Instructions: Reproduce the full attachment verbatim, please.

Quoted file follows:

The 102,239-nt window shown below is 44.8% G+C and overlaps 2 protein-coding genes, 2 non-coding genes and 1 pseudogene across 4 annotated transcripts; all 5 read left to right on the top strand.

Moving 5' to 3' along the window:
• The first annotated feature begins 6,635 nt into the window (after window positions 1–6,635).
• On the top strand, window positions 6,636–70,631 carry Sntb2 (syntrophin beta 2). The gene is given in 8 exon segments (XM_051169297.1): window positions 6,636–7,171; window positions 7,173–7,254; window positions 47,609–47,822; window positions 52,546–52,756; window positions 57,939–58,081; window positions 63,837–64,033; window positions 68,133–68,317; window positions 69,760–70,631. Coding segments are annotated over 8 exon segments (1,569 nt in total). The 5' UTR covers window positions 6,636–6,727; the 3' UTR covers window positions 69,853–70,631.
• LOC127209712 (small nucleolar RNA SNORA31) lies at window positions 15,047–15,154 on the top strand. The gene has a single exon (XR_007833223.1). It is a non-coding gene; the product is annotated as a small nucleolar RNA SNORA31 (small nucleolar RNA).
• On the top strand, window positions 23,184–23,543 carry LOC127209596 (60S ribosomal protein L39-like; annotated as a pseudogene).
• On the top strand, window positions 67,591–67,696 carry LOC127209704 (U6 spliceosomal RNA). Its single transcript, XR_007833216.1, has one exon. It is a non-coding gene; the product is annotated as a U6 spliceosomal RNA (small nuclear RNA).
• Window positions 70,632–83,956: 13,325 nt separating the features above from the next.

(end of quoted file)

The 102,239-nt window shown below is 44.8% G+C and overlaps 2 protein-coding genes, 2 non-coding genes and 1 pseudogene across 4 annotated transcripts; all 5 read left to right on the top strand.

Moving 5' to 3' along the window:
• The first annotated feature begins 6,635 nt into the window (after window positions 1–6,635).
• On the top strand, window positions 6,636–70,631 carry Sntb2 (syntrophin beta 2). The gene is given in 8 exon segments (XM_051169297.1): window positions 6,636–7,171; window positions 7,173–7,254; window positions 47,609–47,822; window positions 52,546–52,756; window positions 57,939–58,081; window positions 63,837–64,033; window positions 68,133–68,317; window positions 69,760–70,631. Coding segments are annotated over 8 exon segments (1,569 nt in total). The 5' UTR covers window positions 6,636–6,727; the 3' UTR covers window positions 69,853–70,631.
• LOC127209712 (small nucleolar RNA SNORA31) lies at window positions 15,047–15,154 on the top strand. The gene has a single exon (XR_007833223.1). It is a non-coding gene; the product is annotated as a small nucleolar RNA SNORA31 (small nucleolar RNA).
• On the top strand, window positions 23,184–23,543 carry LOC127209596 (60S ribosomal protein L39-like; annotated as a pseudogene).
• On the top strand, window positions 67,591–67,696 carry LOC127209704 (U6 spliceosomal RNA). Its single transcript, XR_007833216.1, has one exon. It is a non-coding gene; the product is annotated as a U6 spliceosomal RNA (small nuclear RNA).
• Window positions 70,632–83,956: 13,325 nt separating the features above from the next.